September birthstone: Sapphire

Star of Bombay, 182 carats, bequeathed by Mary Pickford to the Smithsonian's National Museum of Natural History

Rubies and sapphires are actually the same mineral, corundum. Both have long enjoyed favor in high places, appearing in royal jewels since ancient times.

Hindus offered sapphires to the god Krishna so they could be reborn as emperors.

Europeans associated sapphires’ heavenly blue with eternity and believed it would prevent poverty, make a stupid man wise and an irritable one good-natured.

The star sapphire, said to be a spark from the Star of Bethlehem, was particularly coveted, its three crossed rays representing faith, hope and destiny. This one, weighing 182 carats, has to be one of  finest in the world and must be seen to be believed – which you can do at the Smithsonian’s Natural History Museum.

Here’s another example of that most-coveted shade of sapphire, deep royal blue, this 180.86-carat Ceylon sapphire is surrounded by diamonds – and up for grabs next month if you happen to have a quarter mill to spare. Designed by Mouwad, it’s expected to fetch $250-350,000 at Christi’e Dubai in October.[UPDATE 10/20/10: Make that a mill. The bracelet sold for $932,500.]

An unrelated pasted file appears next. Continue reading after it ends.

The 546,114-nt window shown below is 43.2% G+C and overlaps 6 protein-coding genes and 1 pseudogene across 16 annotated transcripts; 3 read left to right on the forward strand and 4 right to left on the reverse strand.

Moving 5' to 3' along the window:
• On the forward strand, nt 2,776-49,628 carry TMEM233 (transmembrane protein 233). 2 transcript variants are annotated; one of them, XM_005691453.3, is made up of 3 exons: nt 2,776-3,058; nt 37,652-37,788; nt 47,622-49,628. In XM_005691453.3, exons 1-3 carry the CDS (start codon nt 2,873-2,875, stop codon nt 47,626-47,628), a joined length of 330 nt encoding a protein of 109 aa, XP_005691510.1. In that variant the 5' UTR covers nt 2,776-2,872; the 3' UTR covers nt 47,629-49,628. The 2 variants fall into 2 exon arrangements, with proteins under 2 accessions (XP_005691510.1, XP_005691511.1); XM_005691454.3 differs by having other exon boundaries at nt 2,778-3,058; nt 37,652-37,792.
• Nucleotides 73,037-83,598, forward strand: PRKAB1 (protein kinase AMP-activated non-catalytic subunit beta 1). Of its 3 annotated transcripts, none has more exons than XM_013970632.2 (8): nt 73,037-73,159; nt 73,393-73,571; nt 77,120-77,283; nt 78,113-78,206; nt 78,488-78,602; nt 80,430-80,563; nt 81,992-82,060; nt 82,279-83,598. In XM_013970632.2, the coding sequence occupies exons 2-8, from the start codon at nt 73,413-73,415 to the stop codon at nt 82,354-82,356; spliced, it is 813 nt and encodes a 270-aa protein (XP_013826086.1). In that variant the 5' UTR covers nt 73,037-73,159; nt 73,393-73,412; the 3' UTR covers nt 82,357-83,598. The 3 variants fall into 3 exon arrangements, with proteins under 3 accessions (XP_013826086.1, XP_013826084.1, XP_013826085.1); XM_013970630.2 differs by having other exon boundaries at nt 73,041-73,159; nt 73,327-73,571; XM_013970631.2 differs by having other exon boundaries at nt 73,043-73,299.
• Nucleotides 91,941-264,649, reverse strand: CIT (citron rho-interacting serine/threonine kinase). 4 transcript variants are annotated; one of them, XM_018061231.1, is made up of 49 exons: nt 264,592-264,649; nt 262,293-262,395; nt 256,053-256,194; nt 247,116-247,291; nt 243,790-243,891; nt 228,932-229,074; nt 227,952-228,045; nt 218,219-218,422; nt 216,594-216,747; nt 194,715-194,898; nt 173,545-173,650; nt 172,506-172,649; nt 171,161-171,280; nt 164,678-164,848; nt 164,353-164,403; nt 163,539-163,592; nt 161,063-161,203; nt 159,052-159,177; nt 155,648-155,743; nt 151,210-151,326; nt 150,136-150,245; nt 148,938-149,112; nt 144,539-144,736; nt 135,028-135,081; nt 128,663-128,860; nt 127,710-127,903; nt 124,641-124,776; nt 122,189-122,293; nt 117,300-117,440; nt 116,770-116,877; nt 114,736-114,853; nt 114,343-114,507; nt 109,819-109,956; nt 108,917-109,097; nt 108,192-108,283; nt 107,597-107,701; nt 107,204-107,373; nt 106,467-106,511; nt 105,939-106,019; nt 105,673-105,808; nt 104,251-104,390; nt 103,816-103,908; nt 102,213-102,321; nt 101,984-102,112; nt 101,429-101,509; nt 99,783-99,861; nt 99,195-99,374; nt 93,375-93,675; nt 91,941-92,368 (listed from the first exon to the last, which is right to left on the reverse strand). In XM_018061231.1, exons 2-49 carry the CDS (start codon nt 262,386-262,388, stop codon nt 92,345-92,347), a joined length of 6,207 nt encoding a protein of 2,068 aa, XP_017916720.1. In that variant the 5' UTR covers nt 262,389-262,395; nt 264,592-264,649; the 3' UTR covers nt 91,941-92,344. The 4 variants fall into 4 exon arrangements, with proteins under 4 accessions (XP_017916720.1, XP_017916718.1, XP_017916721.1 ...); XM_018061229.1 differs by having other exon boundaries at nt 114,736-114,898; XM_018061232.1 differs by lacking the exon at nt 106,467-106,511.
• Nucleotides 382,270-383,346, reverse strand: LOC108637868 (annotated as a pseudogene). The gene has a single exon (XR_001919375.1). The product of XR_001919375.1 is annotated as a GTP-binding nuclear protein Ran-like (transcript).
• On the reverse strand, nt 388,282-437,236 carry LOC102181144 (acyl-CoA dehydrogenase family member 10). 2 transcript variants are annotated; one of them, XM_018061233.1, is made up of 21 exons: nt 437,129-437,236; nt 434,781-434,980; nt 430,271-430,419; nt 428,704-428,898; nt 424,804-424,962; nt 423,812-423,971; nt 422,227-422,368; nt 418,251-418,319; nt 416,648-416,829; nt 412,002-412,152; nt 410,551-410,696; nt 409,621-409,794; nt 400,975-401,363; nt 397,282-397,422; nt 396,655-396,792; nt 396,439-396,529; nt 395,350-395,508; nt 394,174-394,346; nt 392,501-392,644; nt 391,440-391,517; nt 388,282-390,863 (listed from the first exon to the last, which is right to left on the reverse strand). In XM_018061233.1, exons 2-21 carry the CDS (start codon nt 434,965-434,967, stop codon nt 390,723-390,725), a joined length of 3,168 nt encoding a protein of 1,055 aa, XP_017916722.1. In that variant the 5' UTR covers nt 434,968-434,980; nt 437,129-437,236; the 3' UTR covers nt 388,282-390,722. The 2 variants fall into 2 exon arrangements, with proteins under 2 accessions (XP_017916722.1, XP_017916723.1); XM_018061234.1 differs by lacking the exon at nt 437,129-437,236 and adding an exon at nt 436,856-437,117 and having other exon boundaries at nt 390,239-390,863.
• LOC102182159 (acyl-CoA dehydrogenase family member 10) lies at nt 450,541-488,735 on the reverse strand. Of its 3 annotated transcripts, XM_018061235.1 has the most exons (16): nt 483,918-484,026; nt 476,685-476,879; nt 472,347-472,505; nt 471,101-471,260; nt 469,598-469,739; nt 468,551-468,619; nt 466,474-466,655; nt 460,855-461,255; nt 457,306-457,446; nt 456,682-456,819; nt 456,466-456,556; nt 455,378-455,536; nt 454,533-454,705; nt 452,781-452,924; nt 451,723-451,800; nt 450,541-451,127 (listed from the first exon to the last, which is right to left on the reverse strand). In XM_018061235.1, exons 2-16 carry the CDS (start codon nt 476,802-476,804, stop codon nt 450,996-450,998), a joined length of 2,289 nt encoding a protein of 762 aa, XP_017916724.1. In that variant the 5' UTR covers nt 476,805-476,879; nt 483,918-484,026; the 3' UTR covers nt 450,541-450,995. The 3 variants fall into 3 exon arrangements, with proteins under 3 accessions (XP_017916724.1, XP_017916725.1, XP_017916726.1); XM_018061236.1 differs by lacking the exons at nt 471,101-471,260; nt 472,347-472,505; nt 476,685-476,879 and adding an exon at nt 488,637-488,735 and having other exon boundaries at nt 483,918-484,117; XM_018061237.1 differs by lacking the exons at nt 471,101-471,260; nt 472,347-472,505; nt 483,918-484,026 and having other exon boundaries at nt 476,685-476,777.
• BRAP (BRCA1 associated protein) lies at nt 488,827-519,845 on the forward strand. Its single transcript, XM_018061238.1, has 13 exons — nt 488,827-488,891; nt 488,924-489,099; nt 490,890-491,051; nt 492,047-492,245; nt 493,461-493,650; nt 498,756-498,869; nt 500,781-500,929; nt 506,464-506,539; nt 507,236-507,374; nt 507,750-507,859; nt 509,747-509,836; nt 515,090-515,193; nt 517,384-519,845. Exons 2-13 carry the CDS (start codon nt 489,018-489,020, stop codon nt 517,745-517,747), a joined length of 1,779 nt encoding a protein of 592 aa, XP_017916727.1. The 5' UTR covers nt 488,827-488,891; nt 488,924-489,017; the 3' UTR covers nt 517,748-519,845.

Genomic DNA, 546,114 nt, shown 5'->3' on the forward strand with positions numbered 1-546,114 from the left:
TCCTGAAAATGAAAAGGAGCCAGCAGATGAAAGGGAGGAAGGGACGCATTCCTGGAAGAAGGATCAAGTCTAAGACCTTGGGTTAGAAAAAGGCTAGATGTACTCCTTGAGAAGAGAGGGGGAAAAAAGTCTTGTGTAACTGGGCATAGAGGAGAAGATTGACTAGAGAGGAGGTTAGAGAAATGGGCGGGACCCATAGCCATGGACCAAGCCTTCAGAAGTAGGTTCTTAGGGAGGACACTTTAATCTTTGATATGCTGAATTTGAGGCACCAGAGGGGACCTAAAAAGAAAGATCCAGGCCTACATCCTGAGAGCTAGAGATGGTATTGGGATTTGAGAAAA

A matching pendant/brooch (part of a parure but sold separately) is expected to go fo $180-250,000. [UPDATE 10/27/10: sold for $296,500]

That deep blue is what we associate with the finest, precious sapphire but the gem actually comes in every color of the rainbow – as you can see from this sampling from that world-class collection at the Smithsonian.

Ring of fancy colored sapphires in 18kt gold by Klaus Spies (spiesjewelrydesign.com)

Kashmir and Burma once produced the finest blue sapphires, but the majority these days come from Australia and, most recently, Madagascar.

Slightly paler but still valuable are those from Sri Lanka, the earliest source—along with India—of this historic gem. Small sapphires are being mined in Montana as well.

Etruscans were the first to use sapphires, in the seventh century B.C., and by the Roman era, they were known as the “king” of all gemstones. Easy to see why.

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